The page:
Ironically, when it comes to financing, the Great Recession turned out to be one of the best things to happen to small-business owners and loan brokers alike. As banks and traditional lenders exited the small-business loan space, innovative, tech-based small-business funders entered. Armed with Silicon Valley technology and venture capital, this new breed of lenders perfected crowdfunding and, with the help of thousands of individual investors, became significant sources of loans for small-business owners.

Much of what you thought you knew about the downside of originating
small business loans no longer applies in today’s financial marketplace.

It seems that every day now a press release is issued about a large private equity firm or institutional investor throwing millions of dollars behind one of these small-business lending startups. The fresh look, technology and common-sense approach that these new lenders bring to the small-business loan space is good news for both borrowers and brokers. Finally, small-business owners — bankable and not bankable — have a resource that can dependably provide the capital they need to foster business growth. At the same time, loan brokers have a viable, easy-to-navigate and profitable loan niche to exploit.

In addition, the Securities and Exchange Commission (SEC) expanded the pool of possible small-business investors this past October, when it eased restrictions on crowdfunding participation by nonaccredited investors. Beginning this year, the nonaccredited class — those who do not meet previous SEC net-worth requirements — will add new lending resources to crowdfunding platforms, a space that is already familiar both to commercial real estate investors and commercial mortgage originators.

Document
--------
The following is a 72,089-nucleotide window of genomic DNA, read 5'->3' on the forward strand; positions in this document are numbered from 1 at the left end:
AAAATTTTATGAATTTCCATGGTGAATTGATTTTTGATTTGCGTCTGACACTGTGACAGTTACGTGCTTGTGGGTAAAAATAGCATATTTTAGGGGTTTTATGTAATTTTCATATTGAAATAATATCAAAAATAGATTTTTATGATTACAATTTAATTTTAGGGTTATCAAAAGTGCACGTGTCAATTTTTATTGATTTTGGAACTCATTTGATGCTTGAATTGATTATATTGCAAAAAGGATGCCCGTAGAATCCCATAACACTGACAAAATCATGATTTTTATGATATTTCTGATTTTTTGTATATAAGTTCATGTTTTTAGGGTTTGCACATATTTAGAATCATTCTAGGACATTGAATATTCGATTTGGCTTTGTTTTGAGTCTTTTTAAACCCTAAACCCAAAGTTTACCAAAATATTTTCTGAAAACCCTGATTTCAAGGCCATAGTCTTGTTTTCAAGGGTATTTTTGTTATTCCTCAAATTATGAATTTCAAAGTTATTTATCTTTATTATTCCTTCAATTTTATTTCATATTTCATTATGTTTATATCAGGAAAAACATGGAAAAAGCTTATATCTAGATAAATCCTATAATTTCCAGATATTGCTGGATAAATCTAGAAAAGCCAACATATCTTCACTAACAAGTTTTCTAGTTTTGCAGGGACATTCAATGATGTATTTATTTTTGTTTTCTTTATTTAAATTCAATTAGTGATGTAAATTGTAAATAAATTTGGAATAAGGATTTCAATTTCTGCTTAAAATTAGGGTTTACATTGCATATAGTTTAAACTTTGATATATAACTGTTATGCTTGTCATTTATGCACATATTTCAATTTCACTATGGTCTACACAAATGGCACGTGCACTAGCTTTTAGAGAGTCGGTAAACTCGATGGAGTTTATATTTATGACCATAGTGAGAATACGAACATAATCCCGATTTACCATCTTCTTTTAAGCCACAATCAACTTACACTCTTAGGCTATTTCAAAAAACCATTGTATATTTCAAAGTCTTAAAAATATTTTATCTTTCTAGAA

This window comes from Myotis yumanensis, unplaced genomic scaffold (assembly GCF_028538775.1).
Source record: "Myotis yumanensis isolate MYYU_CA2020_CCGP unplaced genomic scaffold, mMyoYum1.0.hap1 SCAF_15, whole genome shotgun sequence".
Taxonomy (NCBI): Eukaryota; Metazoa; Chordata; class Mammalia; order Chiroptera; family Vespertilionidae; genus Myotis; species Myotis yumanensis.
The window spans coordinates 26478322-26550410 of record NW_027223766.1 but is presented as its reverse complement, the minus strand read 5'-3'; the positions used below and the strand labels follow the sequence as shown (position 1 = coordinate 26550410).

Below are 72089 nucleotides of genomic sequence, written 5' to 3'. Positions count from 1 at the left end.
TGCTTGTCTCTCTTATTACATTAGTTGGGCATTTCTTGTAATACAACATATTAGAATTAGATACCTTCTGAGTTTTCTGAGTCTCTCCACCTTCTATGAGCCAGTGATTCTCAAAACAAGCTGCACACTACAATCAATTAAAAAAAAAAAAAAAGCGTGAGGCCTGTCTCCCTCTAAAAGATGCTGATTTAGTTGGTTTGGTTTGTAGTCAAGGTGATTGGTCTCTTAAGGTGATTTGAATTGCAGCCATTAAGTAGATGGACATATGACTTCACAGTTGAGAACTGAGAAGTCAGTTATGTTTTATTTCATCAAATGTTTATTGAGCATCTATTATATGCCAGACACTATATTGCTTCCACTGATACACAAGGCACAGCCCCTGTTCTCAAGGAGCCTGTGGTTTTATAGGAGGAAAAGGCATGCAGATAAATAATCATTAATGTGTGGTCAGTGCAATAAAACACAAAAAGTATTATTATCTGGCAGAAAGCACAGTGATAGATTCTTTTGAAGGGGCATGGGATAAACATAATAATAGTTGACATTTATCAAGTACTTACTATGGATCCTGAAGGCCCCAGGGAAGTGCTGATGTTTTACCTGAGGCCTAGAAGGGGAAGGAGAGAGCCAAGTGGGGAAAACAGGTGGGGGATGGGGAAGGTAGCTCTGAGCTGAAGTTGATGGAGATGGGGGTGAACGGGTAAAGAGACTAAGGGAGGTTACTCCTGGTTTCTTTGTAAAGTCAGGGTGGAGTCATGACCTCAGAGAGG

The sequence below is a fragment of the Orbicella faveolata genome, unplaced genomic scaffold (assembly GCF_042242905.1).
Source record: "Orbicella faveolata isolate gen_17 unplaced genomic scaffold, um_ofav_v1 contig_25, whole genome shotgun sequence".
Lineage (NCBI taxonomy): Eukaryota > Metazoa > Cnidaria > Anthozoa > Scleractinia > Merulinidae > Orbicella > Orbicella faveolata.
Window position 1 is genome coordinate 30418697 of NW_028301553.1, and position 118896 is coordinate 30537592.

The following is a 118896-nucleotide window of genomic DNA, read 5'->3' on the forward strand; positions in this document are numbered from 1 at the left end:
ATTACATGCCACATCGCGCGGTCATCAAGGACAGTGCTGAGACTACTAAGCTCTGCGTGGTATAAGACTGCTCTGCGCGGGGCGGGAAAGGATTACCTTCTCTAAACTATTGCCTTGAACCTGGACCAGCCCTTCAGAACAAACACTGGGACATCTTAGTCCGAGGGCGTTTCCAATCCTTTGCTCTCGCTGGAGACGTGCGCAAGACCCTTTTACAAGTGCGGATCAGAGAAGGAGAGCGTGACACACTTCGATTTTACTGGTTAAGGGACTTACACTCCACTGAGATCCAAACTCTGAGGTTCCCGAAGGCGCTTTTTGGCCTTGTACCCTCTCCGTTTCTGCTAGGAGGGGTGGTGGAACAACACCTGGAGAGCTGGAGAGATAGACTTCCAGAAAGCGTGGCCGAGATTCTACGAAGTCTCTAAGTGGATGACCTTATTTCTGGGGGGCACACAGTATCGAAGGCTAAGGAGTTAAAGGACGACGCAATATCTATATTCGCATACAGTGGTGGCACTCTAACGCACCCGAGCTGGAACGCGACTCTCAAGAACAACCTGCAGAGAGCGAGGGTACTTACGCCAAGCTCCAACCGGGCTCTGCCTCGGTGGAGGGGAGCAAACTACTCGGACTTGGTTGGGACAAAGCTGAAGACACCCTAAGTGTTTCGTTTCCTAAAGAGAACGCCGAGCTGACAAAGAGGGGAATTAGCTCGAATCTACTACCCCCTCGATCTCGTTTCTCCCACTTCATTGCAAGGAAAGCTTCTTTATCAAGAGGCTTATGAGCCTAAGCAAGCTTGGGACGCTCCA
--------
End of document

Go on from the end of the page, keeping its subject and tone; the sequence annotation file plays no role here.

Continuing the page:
Brokering small-business loans

Today’s new breed of tech-enabled lenders offer four compelling reasons for originators to rethink their aversion to small-business loans.

  • Online processing: In most cases, documentation has been whittled down to a one-page application, plus a half-dozen or so accompanying items.
  • Quick turnarounds: Loans close in as little as two days to two weeks; no in-person closing is required; and there are no out-of-pocket costs for the borrower. Loan documents are signed electronically and loan costs are netted from proceeds.
  • Competitive terms: Loan periods go out to five years, and rates start in the single digits. There are no prepayment penalties, and unrestricted working capital ranges from $2,000 to $2 million. 
  • Good commissions: Small-business lenders now pay broker rebates from 1.5 percent to 10 percent, and higher.

Room for growth

The new wave of small-business financing is attracting borrowers fast via the Internet, but it is still only beginning to get the attention of commercial loan originators. The ground floor is still open.

The next time you find yourself frustrated because you burned two or three months of your time working on a million-dollar real estate loan that blew up at the closing table (along with your $10,000 commission), think about the $100,000 small-business loan you could have closed, perhaps in days, with a similar appealing commission to show for it.